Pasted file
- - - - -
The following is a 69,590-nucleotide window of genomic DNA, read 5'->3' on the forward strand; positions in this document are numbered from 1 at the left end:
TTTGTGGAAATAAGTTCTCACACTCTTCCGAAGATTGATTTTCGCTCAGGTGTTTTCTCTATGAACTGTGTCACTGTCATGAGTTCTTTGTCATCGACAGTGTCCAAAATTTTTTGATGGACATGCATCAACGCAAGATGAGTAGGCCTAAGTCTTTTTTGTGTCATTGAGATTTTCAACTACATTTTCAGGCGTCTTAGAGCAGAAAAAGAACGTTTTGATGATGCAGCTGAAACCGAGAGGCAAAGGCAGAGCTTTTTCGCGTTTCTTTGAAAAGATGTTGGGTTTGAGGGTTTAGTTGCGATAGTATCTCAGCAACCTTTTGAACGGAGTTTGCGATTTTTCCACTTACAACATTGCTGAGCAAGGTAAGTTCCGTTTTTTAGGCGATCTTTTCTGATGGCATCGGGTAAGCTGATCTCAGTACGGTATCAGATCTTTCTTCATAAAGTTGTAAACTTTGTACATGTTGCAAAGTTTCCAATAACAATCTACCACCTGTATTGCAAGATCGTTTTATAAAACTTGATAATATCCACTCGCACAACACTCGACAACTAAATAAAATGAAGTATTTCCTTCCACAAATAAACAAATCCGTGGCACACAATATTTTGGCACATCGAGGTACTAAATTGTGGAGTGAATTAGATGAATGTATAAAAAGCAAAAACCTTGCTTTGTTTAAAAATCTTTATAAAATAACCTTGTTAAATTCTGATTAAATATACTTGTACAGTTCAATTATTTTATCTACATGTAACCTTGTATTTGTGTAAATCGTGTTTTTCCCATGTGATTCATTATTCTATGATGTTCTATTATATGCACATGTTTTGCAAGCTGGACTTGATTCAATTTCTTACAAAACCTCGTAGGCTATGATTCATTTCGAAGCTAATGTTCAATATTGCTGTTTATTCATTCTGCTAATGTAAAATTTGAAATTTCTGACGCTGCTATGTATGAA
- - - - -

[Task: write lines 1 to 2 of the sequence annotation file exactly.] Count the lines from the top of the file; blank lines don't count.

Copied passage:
The following is a 69,590-nucleotide window of genomic DNA, read 5'->3' on the forward strand; positions in this document are numbered from 1 at the left end:
TTTGTGGAAATAAGTTCTCACACTCTTCCGAAGATTGATTTTCGCTCAGGTGTTTTCTCTATGAACTGTGTCACTGTCATGAGTTCTTTGTCATCGACAGTGTCCAAAATTTTTTGATGGACATGCATCAACGCAAGATGAGTAGGCCTAAGTCTTTTTTGTGTCATTGAGATTTTCAACTACATTTTCAGGCGTCTTAGAGCAGAAAAAGAACGTTTTGATGATGCAGCTGAAACCGAGAGGCAAAGGCAGAGCTTTTTCGCGTTTCTTTGAAAAGATGTTGGGTTTGAGGGTTTAGTTGCGATAGTATCTCAGCAACCTTTTGAACGGAGTTTGCGATTTTTCCACTTACAACATTGCTGAGCAAGGTAAGTTCCGTTTTTTAGGCGATCTTTTCTGATGGCATCGGGTAAGCTGATCTCAGTACGGTATCAGATCTTTCTTCATAAAGTTGTAAACTTTGTACATGTTGCAAAGTTTCCAATAACAATCTACCACCTGTATTGCAAGATCGTTTTATAAAACTTGATAATATCCACTCGCACAACACTCGACAACTAAATAAAATGAAGTATTTCCTTCCACAAATAAACAAATCCGTGGCACACAATATTTTGGCACATCGAGGTACTAAATTGTGGAGTGAATTAGATGAATGTATAAAAAGCAAAAACCTTGCTTTGTTTAAAAATCTTTATAAAATAACCTTGTTAAATTCTGATTAAATATACTTGTACAGTTCAATTATTTTATCTACATGTAACCTTGTATTTGTGTAAATCGTGTTTTTCCCATGTGATTCATTATTCTATGATGTTCTATTATATGCACATGTTTTGCAAGCTGGACTTGATTCAATTTCTTACAAAACCTCGTAGGCTATGATTCATTTCGAAGCTAATGTTCAATATTGCTGTTTATTCATTCTGCTAATGTAAAATTTGAAATTTCTGACGCTGCTATGTATGAA